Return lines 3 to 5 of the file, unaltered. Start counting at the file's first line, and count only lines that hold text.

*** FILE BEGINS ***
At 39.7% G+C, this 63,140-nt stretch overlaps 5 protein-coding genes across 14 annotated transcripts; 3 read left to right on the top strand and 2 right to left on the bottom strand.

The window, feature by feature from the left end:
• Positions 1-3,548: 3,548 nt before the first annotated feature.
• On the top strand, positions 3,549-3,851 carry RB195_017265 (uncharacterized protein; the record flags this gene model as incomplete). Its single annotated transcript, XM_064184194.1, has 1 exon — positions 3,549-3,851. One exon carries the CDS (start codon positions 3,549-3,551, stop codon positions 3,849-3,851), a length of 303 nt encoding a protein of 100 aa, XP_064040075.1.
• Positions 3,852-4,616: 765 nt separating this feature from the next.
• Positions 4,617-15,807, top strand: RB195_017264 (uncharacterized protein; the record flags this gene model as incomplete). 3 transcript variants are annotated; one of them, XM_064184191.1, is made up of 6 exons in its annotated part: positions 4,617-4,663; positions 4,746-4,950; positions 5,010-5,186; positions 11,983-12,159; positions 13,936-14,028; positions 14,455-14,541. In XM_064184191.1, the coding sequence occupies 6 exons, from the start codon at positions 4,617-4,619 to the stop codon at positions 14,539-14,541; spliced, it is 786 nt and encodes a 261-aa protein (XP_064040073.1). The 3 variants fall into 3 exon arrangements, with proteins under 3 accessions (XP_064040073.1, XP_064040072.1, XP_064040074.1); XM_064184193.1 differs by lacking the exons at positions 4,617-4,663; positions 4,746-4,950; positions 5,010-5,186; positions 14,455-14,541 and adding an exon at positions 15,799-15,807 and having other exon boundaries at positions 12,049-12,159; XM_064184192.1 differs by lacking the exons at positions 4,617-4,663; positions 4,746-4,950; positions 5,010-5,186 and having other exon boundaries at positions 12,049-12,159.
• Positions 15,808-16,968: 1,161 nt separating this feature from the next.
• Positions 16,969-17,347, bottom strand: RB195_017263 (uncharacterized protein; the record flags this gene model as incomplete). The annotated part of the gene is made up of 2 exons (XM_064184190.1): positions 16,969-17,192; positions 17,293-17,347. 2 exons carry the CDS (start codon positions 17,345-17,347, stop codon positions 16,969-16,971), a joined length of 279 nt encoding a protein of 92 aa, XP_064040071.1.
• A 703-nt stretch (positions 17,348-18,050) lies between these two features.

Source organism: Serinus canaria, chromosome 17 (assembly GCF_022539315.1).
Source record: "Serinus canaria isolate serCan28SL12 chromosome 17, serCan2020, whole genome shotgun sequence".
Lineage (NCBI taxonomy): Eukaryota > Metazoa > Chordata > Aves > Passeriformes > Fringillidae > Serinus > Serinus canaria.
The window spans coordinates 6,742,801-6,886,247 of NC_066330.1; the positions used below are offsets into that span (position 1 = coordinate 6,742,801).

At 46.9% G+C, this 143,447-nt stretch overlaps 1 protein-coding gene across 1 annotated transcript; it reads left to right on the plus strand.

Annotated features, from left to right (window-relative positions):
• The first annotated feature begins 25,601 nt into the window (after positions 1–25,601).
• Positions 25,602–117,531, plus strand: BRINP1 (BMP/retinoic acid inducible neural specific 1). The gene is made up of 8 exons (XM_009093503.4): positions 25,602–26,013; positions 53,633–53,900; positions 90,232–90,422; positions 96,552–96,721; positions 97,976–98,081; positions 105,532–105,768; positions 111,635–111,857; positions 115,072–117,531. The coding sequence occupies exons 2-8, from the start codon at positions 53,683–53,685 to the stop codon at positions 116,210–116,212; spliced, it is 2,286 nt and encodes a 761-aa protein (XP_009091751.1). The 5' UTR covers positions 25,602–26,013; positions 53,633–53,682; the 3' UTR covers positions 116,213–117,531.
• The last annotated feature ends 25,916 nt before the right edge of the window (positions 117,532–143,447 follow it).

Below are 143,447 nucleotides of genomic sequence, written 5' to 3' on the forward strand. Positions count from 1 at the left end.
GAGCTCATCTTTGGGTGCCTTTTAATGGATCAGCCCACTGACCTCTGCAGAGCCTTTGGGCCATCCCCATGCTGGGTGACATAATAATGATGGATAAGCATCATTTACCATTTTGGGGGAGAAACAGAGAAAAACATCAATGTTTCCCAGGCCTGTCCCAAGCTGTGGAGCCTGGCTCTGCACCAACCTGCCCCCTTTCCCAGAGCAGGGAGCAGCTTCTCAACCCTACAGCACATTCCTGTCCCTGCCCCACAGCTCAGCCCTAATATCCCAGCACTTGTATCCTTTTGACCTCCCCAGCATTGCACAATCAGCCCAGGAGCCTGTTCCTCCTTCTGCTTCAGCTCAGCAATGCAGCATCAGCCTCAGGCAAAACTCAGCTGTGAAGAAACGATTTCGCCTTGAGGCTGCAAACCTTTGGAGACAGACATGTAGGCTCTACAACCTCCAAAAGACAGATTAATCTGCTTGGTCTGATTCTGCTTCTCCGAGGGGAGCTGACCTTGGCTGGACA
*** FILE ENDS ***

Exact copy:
• Positions 1-3,548: 3,548 nt before the first annotated feature.
• On the top strand, positions 3,549-3,851 carry RB195_017265 (uncharacterized protein; the record flags this gene model as incomplete). Its single annotated transcript, XM_064184194.1, has 1 exon — positions 3,549-3,851. One exon carries the CDS (start codon positions 3,549-3,551, stop codon positions 3,849-3,851), a length of 303 nt encoding a protein of 100 aa, XP_064040075.1.
• Positions 3,852-4,616: 765 nt separating this feature from the next.